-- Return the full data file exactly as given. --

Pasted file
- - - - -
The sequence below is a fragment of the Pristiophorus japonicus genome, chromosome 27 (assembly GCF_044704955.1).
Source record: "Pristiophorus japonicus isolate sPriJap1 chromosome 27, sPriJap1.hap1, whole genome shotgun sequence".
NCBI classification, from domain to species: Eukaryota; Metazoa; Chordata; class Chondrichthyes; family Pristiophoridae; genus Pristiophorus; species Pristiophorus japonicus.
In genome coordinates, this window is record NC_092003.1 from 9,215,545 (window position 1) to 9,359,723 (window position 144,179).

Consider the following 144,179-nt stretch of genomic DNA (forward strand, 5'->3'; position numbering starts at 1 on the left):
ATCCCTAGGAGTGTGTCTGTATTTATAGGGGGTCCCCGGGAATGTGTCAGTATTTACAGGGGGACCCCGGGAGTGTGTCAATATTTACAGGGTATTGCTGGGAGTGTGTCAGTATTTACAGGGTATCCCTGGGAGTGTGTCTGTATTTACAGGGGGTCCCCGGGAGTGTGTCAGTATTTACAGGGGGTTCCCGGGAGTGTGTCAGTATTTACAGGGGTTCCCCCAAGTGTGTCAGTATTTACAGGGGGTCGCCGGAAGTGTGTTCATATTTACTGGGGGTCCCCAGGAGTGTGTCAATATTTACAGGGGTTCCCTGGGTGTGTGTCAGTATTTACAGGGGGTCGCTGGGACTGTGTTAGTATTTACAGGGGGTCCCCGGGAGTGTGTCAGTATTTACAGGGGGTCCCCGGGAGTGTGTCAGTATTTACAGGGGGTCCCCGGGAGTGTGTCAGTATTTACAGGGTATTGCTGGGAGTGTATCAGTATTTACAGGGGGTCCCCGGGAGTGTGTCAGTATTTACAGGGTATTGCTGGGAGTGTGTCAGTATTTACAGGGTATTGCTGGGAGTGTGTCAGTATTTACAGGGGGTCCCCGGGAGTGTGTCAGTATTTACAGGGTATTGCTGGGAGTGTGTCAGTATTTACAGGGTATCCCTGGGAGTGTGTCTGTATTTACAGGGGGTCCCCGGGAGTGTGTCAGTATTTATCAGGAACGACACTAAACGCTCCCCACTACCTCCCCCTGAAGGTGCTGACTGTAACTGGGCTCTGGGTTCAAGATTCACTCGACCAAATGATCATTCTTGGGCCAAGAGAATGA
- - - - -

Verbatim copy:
The sequence below is a fragment of the Pristiophorus japonicus genome, chromosome 27 (assembly GCF_044704955.1).
Source record: "Pristiophorus japonicus isolate sPriJap1 chromosome 27, sPriJap1.hap1, whole genome shotgun sequence".
NCBI classification, from domain to species: Eukaryota; Metazoa; Chordata; class Chondrichthyes; family Pristiophoridae; genus Pristiophorus; species Pristiophorus japonicus.
In genome coordinates, this window is record NC_092003.1 from 9,215,545 (window position 1) to 9,359,723 (window position 144,179).

Consider the following 144,179-nt stretch of genomic DNA (forward strand, 5'->3'; position numbering starts at 1 on the left):
ATCCCTAGGAGTGTGTCTGTATTTATAGGGGGTCCCCGGGAATGTGTCAGTATTTACAGGGGGACCCCGGGAGTGTGTCAATATTTACAGGGTATTGCTGGGAGTGTGTCAGTATTTACAGGGTATCCCTGGGAGTGTGTCTGTATTTACAGGGGGTCCCCGGGAGTGTGTCAGTATTTACAGGGGGTTCCCGGGAGTGTGTCAGTATTTACAGGGGTTCCCCCAAGTGTGTCAGTATTTACAGGGGGTCGCCGGAAGTGTGTTCATATTTACTGGGGGTCCCCAGGAGTGTGTCAATATTTACAGGGGTTCCCTGGGTGTGTGTCAGTATTTACAGGGGGTCGCTGGGACTGTGTTAGTATTTACAGGGGGTCCCCGGGAGTGTGTCAGTATTTACAGGGGGTCCCCGGGAGTGTGTCAGTATTTACAGGGGGTCCCCGGGAGTGTGTCAGTATTTACAGGGTATTGCTGGGAGTGTATCAGTATTTACAGGGGGTCCCCGGGAGTGTGTCAGTATTTACAGGGTATTGCTGGGAGTGTGTCAGTATTTACAGGGTATTGCTGGGAGTGTGTCAGTATTTACAGGGGGTCCCCGGGAGTGTGTCAGTATTTACAGGGTATTGCTGGGAGTGTGTCAGTATTTACAGGGTATCCCTGGGAGTGTGTCTGTATTTACAGGGGGTCCCCGGGAGTGTGTCAGTATTTATCAGGAACGACACTAAACGCTCCCCACTACCTCCCCCTGAAGGTGCTGACTGTAACTGGGCTCTGGGTTCAAGATTCACTCGACCAAATGATCATTCTTGGGCCAAGAGAATGA